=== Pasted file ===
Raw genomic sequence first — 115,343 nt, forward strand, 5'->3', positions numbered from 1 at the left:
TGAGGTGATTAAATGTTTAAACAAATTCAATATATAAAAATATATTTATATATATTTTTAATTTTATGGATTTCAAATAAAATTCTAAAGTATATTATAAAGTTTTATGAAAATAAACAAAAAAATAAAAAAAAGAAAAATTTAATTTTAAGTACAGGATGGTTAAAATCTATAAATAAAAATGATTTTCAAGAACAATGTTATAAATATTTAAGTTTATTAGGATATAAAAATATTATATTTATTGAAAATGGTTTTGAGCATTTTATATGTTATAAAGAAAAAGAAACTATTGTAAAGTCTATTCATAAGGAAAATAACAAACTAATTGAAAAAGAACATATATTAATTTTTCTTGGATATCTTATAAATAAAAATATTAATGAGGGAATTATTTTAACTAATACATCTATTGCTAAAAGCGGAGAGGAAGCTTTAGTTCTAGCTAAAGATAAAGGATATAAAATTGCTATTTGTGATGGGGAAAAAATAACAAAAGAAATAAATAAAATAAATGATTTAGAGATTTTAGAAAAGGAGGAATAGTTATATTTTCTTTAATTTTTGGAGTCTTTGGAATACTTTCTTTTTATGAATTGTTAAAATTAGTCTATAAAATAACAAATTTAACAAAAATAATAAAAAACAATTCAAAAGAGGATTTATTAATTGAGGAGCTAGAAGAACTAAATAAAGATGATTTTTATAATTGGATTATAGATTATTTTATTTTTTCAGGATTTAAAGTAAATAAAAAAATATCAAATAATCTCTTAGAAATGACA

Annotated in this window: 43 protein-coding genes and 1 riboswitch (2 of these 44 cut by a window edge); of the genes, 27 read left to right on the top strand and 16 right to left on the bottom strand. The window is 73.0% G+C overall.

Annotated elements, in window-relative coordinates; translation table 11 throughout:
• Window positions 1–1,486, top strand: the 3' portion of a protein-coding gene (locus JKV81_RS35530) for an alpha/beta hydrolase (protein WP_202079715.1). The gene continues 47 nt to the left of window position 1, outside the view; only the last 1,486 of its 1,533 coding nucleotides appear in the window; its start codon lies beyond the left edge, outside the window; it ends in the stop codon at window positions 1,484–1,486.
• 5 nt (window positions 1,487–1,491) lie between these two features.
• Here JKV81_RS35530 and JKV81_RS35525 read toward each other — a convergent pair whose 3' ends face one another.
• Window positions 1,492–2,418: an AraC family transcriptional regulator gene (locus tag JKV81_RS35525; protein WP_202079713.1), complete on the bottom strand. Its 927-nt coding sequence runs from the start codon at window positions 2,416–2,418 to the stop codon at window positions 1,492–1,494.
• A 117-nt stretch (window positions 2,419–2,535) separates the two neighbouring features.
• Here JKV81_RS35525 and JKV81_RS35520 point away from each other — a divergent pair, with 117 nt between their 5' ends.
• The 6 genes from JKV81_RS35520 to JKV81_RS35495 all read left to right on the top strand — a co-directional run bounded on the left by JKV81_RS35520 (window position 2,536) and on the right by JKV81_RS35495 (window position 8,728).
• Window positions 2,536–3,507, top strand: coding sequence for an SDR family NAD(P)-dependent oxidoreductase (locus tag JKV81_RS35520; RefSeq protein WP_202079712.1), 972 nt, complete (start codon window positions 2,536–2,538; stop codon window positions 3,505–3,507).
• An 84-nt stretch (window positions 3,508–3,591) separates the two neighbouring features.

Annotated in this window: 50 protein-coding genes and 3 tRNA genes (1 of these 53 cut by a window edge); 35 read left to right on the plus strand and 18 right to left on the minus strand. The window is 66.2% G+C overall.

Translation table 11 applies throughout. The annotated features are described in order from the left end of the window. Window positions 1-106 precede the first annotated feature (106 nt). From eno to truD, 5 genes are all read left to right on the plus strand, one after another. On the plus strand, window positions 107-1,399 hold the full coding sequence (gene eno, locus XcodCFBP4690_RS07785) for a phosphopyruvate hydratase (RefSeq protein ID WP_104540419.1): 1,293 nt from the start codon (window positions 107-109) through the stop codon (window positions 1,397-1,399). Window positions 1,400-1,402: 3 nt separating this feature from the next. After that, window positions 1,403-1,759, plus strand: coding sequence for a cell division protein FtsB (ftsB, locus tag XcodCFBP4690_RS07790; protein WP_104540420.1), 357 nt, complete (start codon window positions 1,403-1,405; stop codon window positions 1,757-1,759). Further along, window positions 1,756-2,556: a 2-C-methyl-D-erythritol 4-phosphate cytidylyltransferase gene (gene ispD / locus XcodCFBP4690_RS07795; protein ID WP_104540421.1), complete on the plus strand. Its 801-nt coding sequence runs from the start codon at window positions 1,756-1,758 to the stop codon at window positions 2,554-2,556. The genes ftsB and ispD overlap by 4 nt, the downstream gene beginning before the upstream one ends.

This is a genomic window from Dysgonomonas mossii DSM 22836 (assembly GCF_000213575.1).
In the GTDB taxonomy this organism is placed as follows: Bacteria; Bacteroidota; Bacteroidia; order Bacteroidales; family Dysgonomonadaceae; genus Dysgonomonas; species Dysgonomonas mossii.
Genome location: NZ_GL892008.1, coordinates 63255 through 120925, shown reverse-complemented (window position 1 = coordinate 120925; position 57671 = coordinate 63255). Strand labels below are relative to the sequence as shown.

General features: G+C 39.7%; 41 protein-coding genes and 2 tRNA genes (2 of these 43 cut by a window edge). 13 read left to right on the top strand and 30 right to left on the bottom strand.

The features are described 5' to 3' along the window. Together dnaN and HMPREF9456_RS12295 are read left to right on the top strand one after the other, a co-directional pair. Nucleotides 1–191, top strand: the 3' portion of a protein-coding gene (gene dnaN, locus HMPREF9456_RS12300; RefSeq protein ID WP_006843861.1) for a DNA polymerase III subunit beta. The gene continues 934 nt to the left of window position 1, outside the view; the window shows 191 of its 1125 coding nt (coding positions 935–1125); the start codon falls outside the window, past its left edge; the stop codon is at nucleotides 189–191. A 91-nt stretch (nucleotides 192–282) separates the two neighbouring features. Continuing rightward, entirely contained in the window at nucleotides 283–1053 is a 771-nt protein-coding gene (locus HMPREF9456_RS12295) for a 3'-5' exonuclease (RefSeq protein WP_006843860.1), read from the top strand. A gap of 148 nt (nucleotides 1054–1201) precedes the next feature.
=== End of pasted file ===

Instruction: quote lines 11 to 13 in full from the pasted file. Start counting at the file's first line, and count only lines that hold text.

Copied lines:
• The 6 genes from JKV81_RS35520 to JKV81_RS35495 all read left to right on the top strand — a co-directional run bounded on the left by JKV81_RS35520 (window position 2,536) and on the right by JKV81_RS35495 (window position 8,728).
• Window positions 2,536–3,507, top strand: coding sequence for an SDR family NAD(P)-dependent oxidoreductase (locus tag JKV81_RS35520; RefSeq protein WP_202079712.1), 972 nt, complete (start codon window positions 2,536–2,538; stop codon window positions 3,505–3,507).
• An 84-nt stretch (window positions 3,508–3,591) separates the two neighbouring features.